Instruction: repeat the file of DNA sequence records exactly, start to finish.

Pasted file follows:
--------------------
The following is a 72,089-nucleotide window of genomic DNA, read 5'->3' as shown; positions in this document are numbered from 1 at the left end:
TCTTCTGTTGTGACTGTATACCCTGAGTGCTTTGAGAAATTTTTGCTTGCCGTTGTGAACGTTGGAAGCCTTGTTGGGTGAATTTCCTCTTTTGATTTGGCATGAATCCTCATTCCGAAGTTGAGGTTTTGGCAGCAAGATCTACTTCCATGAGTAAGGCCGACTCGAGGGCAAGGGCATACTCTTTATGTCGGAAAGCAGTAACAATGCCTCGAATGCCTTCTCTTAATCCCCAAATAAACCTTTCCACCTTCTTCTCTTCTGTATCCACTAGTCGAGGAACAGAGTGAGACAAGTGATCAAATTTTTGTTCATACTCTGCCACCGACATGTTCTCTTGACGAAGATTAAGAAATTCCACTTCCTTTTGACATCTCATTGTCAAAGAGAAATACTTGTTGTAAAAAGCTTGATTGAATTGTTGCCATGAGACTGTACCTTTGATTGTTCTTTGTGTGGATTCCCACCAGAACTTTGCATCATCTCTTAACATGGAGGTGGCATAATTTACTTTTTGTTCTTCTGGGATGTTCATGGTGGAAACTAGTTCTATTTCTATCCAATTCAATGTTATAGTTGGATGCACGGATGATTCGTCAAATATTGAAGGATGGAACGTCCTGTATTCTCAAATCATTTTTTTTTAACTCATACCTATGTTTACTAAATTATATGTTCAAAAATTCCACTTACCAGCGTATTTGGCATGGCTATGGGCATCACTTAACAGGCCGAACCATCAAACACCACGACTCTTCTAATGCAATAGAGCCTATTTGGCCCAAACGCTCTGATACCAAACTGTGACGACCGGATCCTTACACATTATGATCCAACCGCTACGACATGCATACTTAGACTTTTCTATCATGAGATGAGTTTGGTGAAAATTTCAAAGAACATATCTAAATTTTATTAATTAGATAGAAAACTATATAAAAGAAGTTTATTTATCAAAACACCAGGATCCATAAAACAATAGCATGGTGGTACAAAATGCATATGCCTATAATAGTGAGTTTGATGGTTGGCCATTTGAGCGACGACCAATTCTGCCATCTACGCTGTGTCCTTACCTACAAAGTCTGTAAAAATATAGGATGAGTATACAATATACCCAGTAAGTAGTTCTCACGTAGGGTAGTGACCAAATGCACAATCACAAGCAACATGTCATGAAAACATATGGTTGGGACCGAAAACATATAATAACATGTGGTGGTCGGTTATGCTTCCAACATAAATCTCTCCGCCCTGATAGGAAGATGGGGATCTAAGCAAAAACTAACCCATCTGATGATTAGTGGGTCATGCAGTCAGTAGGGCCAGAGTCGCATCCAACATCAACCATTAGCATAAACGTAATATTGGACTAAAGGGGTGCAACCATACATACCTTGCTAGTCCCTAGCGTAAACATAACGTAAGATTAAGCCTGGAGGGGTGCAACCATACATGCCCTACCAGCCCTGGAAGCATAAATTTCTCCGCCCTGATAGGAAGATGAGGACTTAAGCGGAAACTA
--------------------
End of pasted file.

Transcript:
The following is a 72,089-nucleotide window of genomic DNA, read 5'->3' as shown; positions in this document are numbered from 1 at the left end:
TCTTCTGTTGTGACTGTATACCCTGAGTGCTTTGAGAAATTTTTGCTTGCCGTTGTGAACGTTGGAAGCCTTGTTGGGTGAATTTCCTCTTTTGATTTGGCATGAATCCTCATTCCGAAGTTGAGGTTTTGGCAGCAAGATCTACTTCCATGAGTAAGGCCGACTCGAGGGCAAGGGCATACTCTTTATGTCGGAAAGCAGTAACAATGCCTCGAATGCCTTCTCTTAATCCCCAAATAAACCTTTCCACCTTCTTCTCTTCTGTATCCACTAGTCGAGGAACAGAGTGAGACAAGTGATCAAATTTTTGTTCATACTCTGCCACCGACATGTTCTCTTGACGAAGATTAAGAAATTCCACTTCCTTTTGACATCTCATTGTCAAAGAGAAATACTTGTTGTAAAAAGCTTGATTGAATTGTTGCCATGAGACTGTACCTTTGATTGTTCTTTGTGTGGATTCCCACCAGAACTTTGCATCATCTCTTAACATGGAGGTGGCATAATTTACTTTTTGTTCTTCTGGGATGTTCATGGTGGAAACTAGTTCTATTTCTATCCAATTCAATGTTATAGTTGGATGCACGGATGATTCGTCAAATATTGAAGGATGGAACGTCCTGTATTCTCAAATCATTTTTTTTTAACTCATACCTATGTTTACTAAATTATATGTTCAAAAATTCCACTTACCAGCGTATTTGGCATGGCTATGGGCATCACTTAACAGGCCGAACCATCAAACACCACGACTCTTCTAATGCAATAGAGCCTATTTGGCCCAAACGCTCTGATACCAAACTGTGACGACCGGATCCTTACACATTATGATCCAACCGCTACGACATGCATACTTAGACTTTTCTATCATGAGATGAGTTTGGTGAAAATTTCAAAGAACATATCTAAATTTTATTAATTAGATAGAAAACTATATAAAAGAAGTTTATTTATCAAAACACCAGGATCCATAAAACAATAGCATGGTGGTACAAAATGCATATGCCTATAATAGTGAGTTTGATGGTTGGCCATTTGAGCGACGACCAATTCTGCCATCTACGCTGTGTCCTTACCTACAAAGTCTGTAAAAATATAGGATGAGTATACAATATACCCAGTAAGTAGTTCTCACGTAGGGTAGTGACCAAATGCACAATCACAAGCAACATGTCATGAAAACATATGGTTGGGACCGAAAACATATAATAACATGTGGTGGTCGGTTATGCTTCCAACATAAATCTCTCCGCCCTGATAGGAAGATGGGGATCTAAGCAAAAACTAACCCATCTGATGATTAGTGGGTCATGCAGTCAGTAGGGCCAGAGTCGCATCCAACATCAACCATTAGCATAAACGTAATATTGGACTAAAGGGGTGCAACCATACATACCTTGCTAGTCCCTAGCGTAAACATAACGTAAGATTAAGCCTGGAGGGGTGCAACCATACATGCCCTACCAGCCCTGGAAGCATAAATTTCTCCGCCCTGATAGGAAGATGAGGACTTAAGCGGAAACTA